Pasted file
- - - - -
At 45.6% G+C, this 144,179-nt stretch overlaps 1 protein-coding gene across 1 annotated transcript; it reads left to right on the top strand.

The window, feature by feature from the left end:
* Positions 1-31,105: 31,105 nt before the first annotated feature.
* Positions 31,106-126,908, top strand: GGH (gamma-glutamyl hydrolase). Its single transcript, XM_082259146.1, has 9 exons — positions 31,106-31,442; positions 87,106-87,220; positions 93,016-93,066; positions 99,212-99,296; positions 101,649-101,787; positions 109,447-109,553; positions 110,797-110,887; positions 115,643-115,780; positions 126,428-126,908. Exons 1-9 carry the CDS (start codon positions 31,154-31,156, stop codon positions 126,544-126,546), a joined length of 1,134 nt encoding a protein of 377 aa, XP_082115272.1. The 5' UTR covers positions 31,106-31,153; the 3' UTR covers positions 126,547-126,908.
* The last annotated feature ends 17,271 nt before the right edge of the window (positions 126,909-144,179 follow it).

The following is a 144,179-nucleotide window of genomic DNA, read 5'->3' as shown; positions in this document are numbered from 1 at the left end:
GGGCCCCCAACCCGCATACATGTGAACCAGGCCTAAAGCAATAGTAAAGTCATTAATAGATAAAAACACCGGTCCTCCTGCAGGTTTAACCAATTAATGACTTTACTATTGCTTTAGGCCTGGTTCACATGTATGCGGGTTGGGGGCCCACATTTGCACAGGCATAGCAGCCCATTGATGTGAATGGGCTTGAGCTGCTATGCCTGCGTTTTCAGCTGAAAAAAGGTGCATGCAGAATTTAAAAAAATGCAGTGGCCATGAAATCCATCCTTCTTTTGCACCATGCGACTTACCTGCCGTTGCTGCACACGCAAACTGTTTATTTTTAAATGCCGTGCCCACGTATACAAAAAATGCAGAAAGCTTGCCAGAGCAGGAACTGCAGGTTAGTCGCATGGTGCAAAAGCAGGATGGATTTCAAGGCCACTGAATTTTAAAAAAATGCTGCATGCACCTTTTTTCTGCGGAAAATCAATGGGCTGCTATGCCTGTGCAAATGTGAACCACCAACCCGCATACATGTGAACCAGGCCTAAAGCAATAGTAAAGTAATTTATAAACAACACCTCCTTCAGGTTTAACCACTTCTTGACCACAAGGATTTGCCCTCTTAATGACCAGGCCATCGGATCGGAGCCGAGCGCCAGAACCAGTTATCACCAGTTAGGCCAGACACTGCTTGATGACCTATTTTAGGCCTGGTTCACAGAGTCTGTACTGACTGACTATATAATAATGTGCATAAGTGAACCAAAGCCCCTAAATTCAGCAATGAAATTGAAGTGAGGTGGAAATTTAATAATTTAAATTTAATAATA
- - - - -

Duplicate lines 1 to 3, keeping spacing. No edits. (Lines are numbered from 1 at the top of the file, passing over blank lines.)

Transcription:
At 45.6% G+C, this 144,179-nt stretch overlaps 1 protein-coding gene across 1 annotated transcript; it reads left to right on the top strand.

The window, feature by feature from the left end:
* Positions 1-31,105: 31,105 nt before the first annotated feature.